Posted on: 11/5 19:05

35-1200 touring sedan
42-110 convertible coupe
48-2293 station sedan
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Re: 1948 Packard interior plastics
#8
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Icarus
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Thanks Dell! Lemme know what you find.

@Fish'N Jim

The reason I wanted to use fiberglass is because a) I'm quite familiar with it, and b) it allows me to make a hollow shell that can be filled. Like you said, the knobs are moulded on; if you take a hollow shell and fill it,you can fairly easily squish it onto the old fitting and paint it in place.

I don't know if it'd be possible to get the fine detail, but I wanted to give it a shot. You are right, it'd be hard to match without painting, but for a small batch it'd be fine (and it'd be an interesting project!).

@humanpotatohybrid

3D printing could be a good choice! I didnt think of that.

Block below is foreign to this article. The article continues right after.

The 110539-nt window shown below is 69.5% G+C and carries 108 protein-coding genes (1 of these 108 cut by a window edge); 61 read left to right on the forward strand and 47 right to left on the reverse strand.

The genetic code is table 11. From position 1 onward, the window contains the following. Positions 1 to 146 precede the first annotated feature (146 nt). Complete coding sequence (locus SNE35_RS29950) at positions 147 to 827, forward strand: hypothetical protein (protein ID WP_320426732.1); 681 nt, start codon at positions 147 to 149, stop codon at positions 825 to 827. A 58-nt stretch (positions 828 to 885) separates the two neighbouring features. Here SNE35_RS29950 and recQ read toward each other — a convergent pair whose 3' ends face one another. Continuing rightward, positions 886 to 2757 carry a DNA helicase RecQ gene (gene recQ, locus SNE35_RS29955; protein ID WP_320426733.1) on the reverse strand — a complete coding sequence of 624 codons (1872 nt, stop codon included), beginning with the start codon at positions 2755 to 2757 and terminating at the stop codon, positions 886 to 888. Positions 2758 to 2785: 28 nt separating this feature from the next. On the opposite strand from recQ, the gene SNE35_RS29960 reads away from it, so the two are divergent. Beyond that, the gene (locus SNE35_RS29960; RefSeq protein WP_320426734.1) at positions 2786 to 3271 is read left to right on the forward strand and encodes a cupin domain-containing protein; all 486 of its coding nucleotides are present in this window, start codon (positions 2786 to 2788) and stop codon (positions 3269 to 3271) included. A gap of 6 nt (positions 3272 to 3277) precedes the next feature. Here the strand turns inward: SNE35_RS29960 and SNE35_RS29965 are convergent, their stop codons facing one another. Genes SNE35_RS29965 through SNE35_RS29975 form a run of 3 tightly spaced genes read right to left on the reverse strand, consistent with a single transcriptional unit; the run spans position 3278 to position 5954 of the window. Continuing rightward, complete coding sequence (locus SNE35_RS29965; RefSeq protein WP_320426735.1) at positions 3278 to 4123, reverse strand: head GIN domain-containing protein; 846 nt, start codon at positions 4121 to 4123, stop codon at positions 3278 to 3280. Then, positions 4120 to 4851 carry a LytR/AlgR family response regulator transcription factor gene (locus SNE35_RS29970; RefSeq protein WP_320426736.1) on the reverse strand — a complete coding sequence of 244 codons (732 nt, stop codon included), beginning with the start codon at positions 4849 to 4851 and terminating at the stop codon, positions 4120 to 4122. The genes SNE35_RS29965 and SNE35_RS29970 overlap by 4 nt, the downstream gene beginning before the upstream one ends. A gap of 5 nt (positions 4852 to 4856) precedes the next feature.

Nevertheless, something tells me that I'm barking up a tree that others have already tried, possibly decades before I was born lol.

Posted on: 11/5 22:24
-1948 Packard Super Deluxe Eight LWB
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Re: 1948 Packard interior plastics
#9
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bkazmer
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An insert in the mold, like a straw, could make the hole. If you hand lay some mat to make the hole, that will work too, although wetting it out will be a bit tricky. Fiberglas is chopped glass fiber in a (usually) polyester matrix. The glass fiber will give a rougher surface and is unnecessary for strength in this part.

Posted on: 11/6 9:01
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Re: 1948 Packard interior plastics
#10
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HH56